The last two weekends have allowed me to get on my bike and get in some solid open road miles, just me and my girl.
I cherish those rides
When I bought my first bike I was fresh out of college having just graduated with my undergrad. It was a gift to myself after obtaining my Big Girl job and a few paychecks.
Riding on my own was what I did. I had a few folks to ride with those first months and I greatly appreciated the backup while I gained my riding wings. A year into my riding career I met my bestest Biker B!tch Sara and embraced the new riding friends I gained. But that group of riding friends lived in a neighboring town, so it was always me and my Sporty making our way to them. And then finding our way back home at night.
It was those first few years when I learned to appreciate the solitude.
It’s also when I learned a lot about myself.
I love riding with my husband. I love riding with my girlfriends. I love riding with groups of people, small and large. I wouldn’t trade those days and rides for anything, ever.
But, when given the chance to ride by myself…
The solitude of riding on your own opens up your senses. It clears the mind of the all the uncertainties. It brings a sense of empowerment and breathes life back into the body and mind.
Fear of riding alone? Absolutely not. You are talking to the girl who is known to intentionally wait until night fall to ride the 90 miles back to Omaha from Clarinda.
Riding alone forces a person to really understand their surroundings and be in tune with every last sound, light and movement that’s out there.
I have a few rules for my solo days:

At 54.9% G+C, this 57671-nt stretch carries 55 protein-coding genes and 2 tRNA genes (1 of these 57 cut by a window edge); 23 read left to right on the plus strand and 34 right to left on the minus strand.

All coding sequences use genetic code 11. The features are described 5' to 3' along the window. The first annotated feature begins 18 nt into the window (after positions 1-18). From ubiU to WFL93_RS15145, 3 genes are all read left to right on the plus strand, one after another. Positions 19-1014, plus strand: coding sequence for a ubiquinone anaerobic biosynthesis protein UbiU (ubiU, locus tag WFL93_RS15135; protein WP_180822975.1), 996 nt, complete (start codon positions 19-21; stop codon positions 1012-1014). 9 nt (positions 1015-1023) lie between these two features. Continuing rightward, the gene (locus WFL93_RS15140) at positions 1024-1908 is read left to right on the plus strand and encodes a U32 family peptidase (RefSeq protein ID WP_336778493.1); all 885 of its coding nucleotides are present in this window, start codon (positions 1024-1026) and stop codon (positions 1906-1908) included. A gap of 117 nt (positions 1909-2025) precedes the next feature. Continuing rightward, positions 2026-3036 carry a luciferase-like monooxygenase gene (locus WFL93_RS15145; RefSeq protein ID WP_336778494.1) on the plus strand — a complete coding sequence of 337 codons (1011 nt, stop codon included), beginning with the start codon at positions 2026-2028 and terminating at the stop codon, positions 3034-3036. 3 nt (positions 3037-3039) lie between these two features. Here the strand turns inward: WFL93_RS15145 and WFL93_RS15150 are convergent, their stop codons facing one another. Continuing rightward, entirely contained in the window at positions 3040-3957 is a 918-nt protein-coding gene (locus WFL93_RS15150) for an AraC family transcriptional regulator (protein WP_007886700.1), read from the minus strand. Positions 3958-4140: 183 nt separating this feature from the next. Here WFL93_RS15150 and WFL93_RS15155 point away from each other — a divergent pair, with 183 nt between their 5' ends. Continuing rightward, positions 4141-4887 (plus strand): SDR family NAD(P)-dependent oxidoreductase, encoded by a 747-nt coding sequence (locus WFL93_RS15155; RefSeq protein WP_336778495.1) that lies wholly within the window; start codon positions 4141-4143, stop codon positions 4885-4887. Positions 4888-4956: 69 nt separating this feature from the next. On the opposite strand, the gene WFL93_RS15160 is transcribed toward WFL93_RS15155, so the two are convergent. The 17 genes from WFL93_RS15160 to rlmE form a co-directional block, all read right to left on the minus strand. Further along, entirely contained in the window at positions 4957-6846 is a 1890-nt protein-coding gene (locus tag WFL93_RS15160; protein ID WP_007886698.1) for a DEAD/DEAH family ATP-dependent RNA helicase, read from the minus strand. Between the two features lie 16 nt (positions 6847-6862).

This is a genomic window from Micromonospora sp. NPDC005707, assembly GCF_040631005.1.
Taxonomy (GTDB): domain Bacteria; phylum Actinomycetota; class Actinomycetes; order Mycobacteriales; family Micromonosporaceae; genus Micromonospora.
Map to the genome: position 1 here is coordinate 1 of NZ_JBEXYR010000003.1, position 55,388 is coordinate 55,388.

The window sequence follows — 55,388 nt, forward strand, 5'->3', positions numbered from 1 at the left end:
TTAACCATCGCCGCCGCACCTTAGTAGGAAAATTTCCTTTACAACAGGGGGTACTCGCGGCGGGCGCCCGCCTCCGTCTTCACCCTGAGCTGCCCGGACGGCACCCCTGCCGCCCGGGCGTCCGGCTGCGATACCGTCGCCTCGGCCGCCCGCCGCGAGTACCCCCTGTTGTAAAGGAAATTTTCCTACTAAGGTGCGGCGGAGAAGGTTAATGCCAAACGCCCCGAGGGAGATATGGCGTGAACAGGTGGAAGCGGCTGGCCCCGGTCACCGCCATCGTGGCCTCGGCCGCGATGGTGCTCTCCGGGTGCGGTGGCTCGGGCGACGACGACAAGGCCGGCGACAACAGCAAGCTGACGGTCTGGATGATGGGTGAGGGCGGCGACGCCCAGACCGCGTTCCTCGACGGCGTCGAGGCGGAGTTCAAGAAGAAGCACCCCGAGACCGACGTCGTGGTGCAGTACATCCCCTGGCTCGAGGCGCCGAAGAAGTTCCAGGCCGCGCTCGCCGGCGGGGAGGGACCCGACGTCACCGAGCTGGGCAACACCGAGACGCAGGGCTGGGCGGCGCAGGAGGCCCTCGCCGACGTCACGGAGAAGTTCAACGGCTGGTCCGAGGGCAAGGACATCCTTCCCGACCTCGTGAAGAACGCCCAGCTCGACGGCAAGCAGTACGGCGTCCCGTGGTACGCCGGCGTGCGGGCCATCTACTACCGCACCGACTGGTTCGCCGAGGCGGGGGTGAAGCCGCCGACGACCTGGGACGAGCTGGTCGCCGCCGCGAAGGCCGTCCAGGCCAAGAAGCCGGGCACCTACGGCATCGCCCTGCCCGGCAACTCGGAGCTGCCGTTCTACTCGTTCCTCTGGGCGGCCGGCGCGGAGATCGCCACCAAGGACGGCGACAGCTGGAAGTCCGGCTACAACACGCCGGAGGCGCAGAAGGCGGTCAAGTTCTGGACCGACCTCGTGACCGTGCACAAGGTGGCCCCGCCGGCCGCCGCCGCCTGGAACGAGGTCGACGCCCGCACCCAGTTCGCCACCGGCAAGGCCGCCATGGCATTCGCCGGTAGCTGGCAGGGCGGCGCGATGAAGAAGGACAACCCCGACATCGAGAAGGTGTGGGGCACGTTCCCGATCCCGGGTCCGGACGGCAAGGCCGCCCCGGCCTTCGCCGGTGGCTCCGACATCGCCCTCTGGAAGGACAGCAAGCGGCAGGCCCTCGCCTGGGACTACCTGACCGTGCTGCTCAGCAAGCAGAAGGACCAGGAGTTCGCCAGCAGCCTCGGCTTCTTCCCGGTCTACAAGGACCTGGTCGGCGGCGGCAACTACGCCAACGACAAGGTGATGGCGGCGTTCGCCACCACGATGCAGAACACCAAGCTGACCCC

- Full tank of gas.
- Layers of gear in case of inclement weather.
- Cell phone charged.
- Decide a direction but never a destination.
- Take the road less traveled, even if it means it leads to a dead end. That dead end? It tells a story.
This most recent Sunday sent me out West. I rode out for about 50 miles before winding my way back home. The air was brisk. My full leathers warm. I set out in sunshine and 55 degree weather. I returned with an overcast sky and very cold wind. The kind of wind that had me riding sideways at times.
It was a low 100 miles of everything I needed and wanted.
I encourage people to get out there. Explore the world on your own. Find out who you are, not who you are with others. Find out what the open road has to tell you. You will find a piece of yourself out there that you never knew existed. Think of it as personal development.
I found a few quotes that seemed to describe the importance of solidarity and I combined them to fit what it was I was hoping to express, so I’ll leave you with this:
Many people suffer from the fear of finding oneself alone, and so they don’t find themselves at all. Solitude gives birth to the original in us, to the beauty of who we really are.
Cheers, friends. ❤